Wednesday, December 10, 2008

Bold, provocative and controversial, but going too far?

Sportswear brand Skins has been renowned for its unique and often controversial advertising in the past few years, but recently the brand suffered a massive setback, igniting a question about just how far should marketing push beyond its boundaries?

Last week the Advertising Federation of Australia (AFA) took back its illustrious gold pinnacle award that it gave to Skins’ creative agency The Furnace in 2007. Why? Well as you can read here the award recognized The Furnace’s work for Skins and honored a particular campaign for the compression garments manufacturer which stated that Skins doesn’t pay sports stars to wear their products, sports stars pay Skins for them.

This is the ad:

But last year the Australian Competition and Consumer Commission (ACCC) brought a court action against Skins when it was revealed that the brand actually did pay sports stars to wear its products. Oops.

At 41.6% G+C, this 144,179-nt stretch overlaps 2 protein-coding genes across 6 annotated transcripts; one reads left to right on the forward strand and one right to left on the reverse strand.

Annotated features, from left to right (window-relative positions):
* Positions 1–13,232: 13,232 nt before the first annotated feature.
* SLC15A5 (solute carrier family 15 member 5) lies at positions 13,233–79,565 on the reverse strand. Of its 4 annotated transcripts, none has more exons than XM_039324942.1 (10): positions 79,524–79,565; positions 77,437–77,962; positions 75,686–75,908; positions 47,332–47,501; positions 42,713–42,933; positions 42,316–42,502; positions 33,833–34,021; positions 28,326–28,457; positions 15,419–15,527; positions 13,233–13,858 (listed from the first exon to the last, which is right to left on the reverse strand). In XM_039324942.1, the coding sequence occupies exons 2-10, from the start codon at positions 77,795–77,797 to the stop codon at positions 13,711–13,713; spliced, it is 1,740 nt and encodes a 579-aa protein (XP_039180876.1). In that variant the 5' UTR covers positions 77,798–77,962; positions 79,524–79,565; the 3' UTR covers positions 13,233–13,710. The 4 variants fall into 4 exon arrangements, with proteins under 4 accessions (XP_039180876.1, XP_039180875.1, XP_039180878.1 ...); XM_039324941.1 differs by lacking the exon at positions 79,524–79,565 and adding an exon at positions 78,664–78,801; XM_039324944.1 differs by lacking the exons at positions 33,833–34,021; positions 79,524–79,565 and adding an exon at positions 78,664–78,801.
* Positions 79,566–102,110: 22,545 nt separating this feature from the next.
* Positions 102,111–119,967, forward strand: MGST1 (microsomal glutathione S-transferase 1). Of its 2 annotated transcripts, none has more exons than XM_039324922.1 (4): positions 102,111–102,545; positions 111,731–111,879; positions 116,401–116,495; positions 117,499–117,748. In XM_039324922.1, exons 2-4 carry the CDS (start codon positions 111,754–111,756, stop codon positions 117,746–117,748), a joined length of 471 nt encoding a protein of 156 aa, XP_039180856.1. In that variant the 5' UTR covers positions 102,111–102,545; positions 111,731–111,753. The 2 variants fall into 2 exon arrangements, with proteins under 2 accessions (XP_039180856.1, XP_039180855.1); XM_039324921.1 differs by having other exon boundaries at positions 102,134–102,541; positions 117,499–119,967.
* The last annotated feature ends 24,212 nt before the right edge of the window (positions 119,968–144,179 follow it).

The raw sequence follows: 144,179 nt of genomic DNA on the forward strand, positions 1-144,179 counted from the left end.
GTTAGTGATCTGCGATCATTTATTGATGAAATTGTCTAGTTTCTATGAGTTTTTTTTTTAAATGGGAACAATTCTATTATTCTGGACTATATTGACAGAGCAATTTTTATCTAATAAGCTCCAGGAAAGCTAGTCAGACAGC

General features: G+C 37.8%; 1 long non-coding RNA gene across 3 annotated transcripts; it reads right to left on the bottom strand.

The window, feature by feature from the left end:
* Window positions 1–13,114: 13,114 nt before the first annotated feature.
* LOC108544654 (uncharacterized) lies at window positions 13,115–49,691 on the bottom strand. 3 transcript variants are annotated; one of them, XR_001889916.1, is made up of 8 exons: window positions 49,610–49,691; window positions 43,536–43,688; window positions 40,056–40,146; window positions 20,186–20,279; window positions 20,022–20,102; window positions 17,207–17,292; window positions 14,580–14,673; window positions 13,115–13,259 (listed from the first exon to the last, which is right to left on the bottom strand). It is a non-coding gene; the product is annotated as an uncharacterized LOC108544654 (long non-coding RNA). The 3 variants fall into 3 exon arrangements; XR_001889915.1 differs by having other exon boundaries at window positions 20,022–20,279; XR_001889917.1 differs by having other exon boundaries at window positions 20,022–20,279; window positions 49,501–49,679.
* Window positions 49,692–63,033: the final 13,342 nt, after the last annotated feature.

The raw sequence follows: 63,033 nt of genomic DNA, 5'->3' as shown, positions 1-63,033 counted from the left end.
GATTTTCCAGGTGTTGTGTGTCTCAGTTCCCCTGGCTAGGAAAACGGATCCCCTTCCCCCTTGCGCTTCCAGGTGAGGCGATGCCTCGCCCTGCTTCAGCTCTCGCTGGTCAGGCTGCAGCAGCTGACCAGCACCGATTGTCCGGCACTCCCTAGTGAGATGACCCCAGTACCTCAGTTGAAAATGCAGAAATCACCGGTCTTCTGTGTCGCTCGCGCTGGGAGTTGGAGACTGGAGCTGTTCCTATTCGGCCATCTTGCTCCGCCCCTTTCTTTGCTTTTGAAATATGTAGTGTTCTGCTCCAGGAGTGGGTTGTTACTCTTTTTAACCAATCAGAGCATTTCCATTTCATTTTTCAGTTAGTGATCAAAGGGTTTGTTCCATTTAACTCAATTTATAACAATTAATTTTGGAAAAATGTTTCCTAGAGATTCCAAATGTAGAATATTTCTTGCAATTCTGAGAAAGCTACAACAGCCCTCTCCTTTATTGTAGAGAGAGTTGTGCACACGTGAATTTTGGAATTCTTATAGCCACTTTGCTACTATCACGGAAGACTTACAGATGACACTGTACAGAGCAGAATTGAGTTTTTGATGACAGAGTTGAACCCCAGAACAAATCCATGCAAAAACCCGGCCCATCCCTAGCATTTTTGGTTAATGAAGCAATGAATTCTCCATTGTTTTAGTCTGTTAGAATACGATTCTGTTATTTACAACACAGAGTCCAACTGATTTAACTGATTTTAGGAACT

Last week the ACCC unsurprisingly finally found Skins guilty of false and misleading advertising, and the AFA asked for its award – Australia’s equivalent of a gold Effie – back.

Skins and The Furnace have been doing campaigns that push the limit for quite a while. Here’s another of their efforts.

These ads have been very successful in that they have driven huge sales of Skins' products and put the brand on the world stage.

Now I personally feel there’s nothing wrong with controversial advertising, if it has a point or message behind it. It’s so hard to get cut-through these days and to actually get the attention of consumers, so advertising must be unique and different to have an impact. But there’s also a very fine line that once you cross, you’re in trouble. Making unsubstantiated claims about a brand, like the first Skins ad above, is a no-no.

But the second ad above, shot in LA and featuring a series of African-Americans, is in my opinion, OK, and has an actual message for the viewer. It's not controversial for the sake of being controversial. Sure it’s provocative, but it doesn’t go too far. However, the ad ran into trouble in the UK and US for being deemed as 'racist'.

What do you think? Has Skins gone too far in these ads? Should advertising be controversial?

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